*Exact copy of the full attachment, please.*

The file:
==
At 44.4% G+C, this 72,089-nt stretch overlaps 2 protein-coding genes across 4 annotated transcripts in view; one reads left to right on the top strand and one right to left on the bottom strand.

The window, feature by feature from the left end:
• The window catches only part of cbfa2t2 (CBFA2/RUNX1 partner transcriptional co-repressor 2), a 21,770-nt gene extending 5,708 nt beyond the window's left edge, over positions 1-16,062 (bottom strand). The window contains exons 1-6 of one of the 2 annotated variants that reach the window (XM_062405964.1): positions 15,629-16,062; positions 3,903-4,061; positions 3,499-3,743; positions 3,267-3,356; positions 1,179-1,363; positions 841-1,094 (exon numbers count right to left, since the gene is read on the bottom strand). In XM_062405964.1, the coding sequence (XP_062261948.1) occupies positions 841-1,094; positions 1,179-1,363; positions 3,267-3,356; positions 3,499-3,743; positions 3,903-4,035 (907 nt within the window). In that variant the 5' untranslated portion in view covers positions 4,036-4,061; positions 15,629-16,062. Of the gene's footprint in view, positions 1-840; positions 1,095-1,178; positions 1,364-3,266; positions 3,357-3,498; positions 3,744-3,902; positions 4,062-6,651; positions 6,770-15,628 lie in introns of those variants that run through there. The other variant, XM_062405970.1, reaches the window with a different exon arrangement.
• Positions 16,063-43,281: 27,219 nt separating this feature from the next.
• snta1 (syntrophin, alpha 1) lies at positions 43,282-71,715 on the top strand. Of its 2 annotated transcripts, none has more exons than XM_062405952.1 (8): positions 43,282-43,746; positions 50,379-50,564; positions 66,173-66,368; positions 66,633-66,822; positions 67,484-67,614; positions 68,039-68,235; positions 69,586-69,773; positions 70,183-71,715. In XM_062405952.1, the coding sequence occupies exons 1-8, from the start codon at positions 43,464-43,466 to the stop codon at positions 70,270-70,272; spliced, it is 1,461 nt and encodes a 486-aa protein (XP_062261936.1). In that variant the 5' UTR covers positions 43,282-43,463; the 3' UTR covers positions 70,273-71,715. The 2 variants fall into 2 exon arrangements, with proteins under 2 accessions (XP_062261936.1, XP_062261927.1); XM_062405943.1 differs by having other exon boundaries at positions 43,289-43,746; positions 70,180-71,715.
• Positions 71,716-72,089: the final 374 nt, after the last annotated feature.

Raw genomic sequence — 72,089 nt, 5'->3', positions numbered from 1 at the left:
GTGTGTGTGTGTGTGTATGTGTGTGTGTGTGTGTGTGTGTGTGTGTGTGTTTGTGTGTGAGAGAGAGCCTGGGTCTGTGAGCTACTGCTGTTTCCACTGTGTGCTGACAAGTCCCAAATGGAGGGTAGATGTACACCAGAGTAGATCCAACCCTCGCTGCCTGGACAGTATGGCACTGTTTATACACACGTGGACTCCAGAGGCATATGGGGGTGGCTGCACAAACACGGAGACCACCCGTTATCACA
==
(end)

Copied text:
At 44.4% G+C, this 72,089-nt stretch overlaps 2 protein-coding genes across 4 annotated transcripts in view; one reads left to right on the top strand and one right to left on the bottom strand.

The window, feature by feature from the left end:
• The window catches only part of cbfa2t2 (CBFA2/RUNX1 partner transcriptional co-repressor 2), a 21,770-nt gene extending 5,708 nt beyond the window's left edge, over positions 1-16,062 (bottom strand). The window contains exons 1-6 of one of the 2 annotated variants that reach the window (XM_062405964.1): positions 15,629-16,062; positions 3,903-4,061; positions 3,499-3,743; positions 3,267-3,356; positions 1,179-1,363; positions 841-1,094 (exon numbers count right to left, since the gene is read on the bottom strand). In XM_062405964.1, the coding sequence (XP_062261948.1) occupies positions 841-1,094; positions 1,179-1,363; positions 3,267-3,356; positions 3,499-3,743; positions 3,903-4,035 (907 nt within the window). In that variant the 5' untranslated portion in view covers positions 4,036-4,061; positions 15,629-16,062. Of the gene's footprint in view, positions 1-840; positions 1,095-1,178; positions 1,364-3,266; positions 3,357-3,498; positions 3,744-3,902; positions 4,062-6,651; positions 6,770-15,628 lie in introns of those variants that run through there. The other variant, XM_062405970.1, reaches the window with a different exon arrangement.
• Positions 16,063-43,281: 27,219 nt separating this feature from the next.
• snta1 (syntrophin, alpha 1) lies at positions 43,282-71,715 on the top strand. Of its 2 annotated transcripts, none has more exons than XM_062405952.1 (8): positions 43,282-43,746; positions 50,379-50,564; positions 66,173-66,368; positions 66,633-66,822; positions 67,484-67,614; positions 68,039-68,235; positions 69,586-69,773; positions 70,183-71,715. In XM_062405952.1, the coding sequence occupies exons 1-8, from the start codon at positions 43,464-43,466 to the stop codon at positions 70,270-70,272; spliced, it is 1,461 nt and encodes a 486-aa protein (XP_062261936.1). In that variant the 5' UTR covers positions 43,282-43,463; the 3' UTR covers positions 70,273-71,715. The 2 variants fall into 2 exon arrangements, with proteins under 2 accessions (XP_062261936.1, XP_062261927.1); XM_062405943.1 differs by having other exon boundaries at positions 43,289-43,746; positions 70,180-71,715.
• Positions 71,716-72,089: the final 374 nt, after the last annotated feature.

Raw genomic sequence — 72,089 nt, 5'->3', positions numbered from 1 at the left:
GTGTGTGTGTGTGTGTATGTGTGTGTGTGTGTGTGTGTGTGTGTGTGTGTTTGTGTGTGAGAGAGAGCCTGGGTCTGTGAGCTACTGCTGTTTCCACTGTGTGCTGACAAGTCCCAAATGGAGGGTAGATGTACACCAGAGTAGATCCAACCCTCGCTGCCTGGACAGTATGGCACTGTTTATACACACGTGGACTCCAGAGGCATATGGGGGTGGCTGCACAAACACGGAGACCACCCGTTATCACA